Review: “No Spectators: The Art of Burning Man” a new and outlandish world returns home

Review: “No Spectators: The Art of Burning Man” a new and outlandish world returns home

Photo Credits: OAKLAND MUSEUM OF CALIFORNIA / COURTESY. "No Spectators: The Art of Burning Man" is on display from Oct. 12, 2019 to Feb. 16, 2020 at the Oakland Museum of California in Oakland, Calif. (Oakland Museum of California / Courtesy)

An unorthodox exhibit at the Oakland Museum of California is a can’t miss

As an Oaklander, I have always been proud of my roots grounded in the heart of the Bay Area. When I heard that the Oakland Museum of California was hosting a Burning Man exhibit, I hopped into my beaten-down car without hesitation and drove straight to my hometown to experience this extraordinary opportunity. 

Walking down the halls of the museum I grew up attending, I felt a new sense of love for my city — Oakland continues to enhance its rich culture and community bond. There were people from all walks of life gathered to view the exhibit, and I noticed how art connects people. 

“Why Oakland? A lot of reasons… The story originated here in the Bay Area, Burning Man was born on Baker Beach over thirty years ago and a lot of the artists are actually from the Bay Area surrounding the Oakland Community as well,” said Lindsay Wright, Associate Director of Communications at the Oakland Museum. 

The exhibit is currently on display in only two places nationwide: Oakland and Cincinnati. The “No Spectators: The Art of Burning Man” exhibit is currently on display at the Oakland Museum of California in the Great Hall from Oct. 12, 2019 to Feb. 16, 2020. Curators from the Oakland Museum went to the Smithsonian Renwick Gallery in Washington, D.C. and decided to reunite the art to its motherland. 

“We’ve always wanted to do something on Burning Man just because there’s such a deep history in California and the Bay Area specifically, so it seemed like a great opportunity to utilize what the Smithsonian had already put together and put our own spin on it a little bit with an Oakland focus,” Wright said. 

As I opened the doors to the Burning Man exhibit, I felt as though I were crossing a threshold into a new and outlandish world. The sounds of gong-like chimes set an eerie tone to the unusual journey I was about to embark on. The contrast of fluorescent and negative lights made it feel like I was a character in Tim Burton’s renowned movie, “Coraline.”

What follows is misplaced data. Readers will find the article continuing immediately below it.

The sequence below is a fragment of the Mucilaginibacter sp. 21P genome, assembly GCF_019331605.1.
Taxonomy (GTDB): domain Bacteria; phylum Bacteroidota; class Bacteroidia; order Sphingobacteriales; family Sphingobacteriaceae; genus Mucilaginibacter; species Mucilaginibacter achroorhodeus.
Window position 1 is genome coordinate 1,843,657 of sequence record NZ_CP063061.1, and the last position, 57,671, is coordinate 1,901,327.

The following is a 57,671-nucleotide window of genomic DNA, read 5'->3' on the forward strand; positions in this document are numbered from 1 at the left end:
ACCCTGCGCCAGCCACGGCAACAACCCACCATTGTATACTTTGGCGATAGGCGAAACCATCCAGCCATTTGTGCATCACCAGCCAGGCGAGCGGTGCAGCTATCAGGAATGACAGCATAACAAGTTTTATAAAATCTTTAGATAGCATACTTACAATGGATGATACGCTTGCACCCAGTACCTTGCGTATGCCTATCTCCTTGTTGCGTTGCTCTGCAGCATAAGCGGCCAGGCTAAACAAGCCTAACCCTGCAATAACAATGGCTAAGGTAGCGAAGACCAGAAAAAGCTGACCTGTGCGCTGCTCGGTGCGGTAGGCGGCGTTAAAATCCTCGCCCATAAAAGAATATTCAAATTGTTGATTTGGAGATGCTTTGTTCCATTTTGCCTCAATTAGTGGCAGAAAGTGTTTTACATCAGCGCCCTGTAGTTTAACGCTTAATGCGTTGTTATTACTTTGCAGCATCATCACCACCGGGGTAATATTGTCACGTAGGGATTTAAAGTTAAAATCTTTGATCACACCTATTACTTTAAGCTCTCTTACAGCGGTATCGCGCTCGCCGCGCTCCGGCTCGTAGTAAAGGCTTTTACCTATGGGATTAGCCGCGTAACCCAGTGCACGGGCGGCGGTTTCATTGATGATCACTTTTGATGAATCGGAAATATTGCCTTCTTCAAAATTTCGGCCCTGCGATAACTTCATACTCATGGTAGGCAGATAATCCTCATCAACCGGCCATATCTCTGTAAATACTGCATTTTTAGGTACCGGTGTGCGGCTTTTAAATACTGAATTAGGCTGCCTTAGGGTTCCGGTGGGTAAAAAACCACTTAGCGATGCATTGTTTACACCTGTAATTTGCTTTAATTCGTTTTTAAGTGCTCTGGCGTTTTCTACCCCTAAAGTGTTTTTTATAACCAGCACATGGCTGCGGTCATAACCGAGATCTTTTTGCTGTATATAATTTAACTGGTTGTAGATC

The exhibit is an orb of unorthodox and uniquely designed art and novel lenses on life. Ranging from fashion to transportation devices, plaques around the exhibit analyze and explain every aspect of the art’s deeper meaning to the core and history of Burning Man. 

The first thing you see in the exhibit are the “Ten Principles of Burning Man.” Co-founder Larry Harvey wrote these in 2004 as reflective guidelines of the communal code of behavior and culture of Burning Man. The principles are: Radical inclusion, decommodification, radical self-expression, civic responsibility, participation, gifting, radical self-reliance, communal effort, leaving no trace and immediacy. 

Throughout the exhibit, remarkable art pieces pulled me into a sort of hypnotic trance. One piece seemed to attract the largest crowd. Two large fluorescent paper mushrooms stood in the middle of the exhibit, changing color from the cool of blue and green to the warm of pink and orange. As an interactive piece, spectators had the power to change the shape of the mushroom-like sculpture by stepping on a circular slab at its base. Created in 2016, FoldHaus Art Collective assembled “Shrumen Lumen” out of LED lights that would react based on human interaction and simply from daylight itself. 

Another exhibit that caught my eye was a massive metal transportation device resembling a dragon made out of old kitchen appliances. Duane Flatmo created “Tin Pan Dragon” in 2008 in hopes of creating a mutant vehicle that could withstand the harsh environment of the desert. At Burning Man, these mutant vehicles act as a source of shelter from the intense winds and dust of Black Rock Desert. 

Transportation is not the only form of protection against the fluctuating nature of the desert. Fashion is a large part of the event as a functional strategy to stay cool in the 100-degree heat as well as below-freezing temperatures.

At Burning Man, there is freedom to break away from cultural norms and limitations. At the exhibit, many forms of fashion are displayed. Intricate costume-like dresses with minimal fabric, ornate masks to protect from dust and an overall unorthodox pageant. Through fashion, self-expression is applauded and at Burning Man, the audience is the entertainment.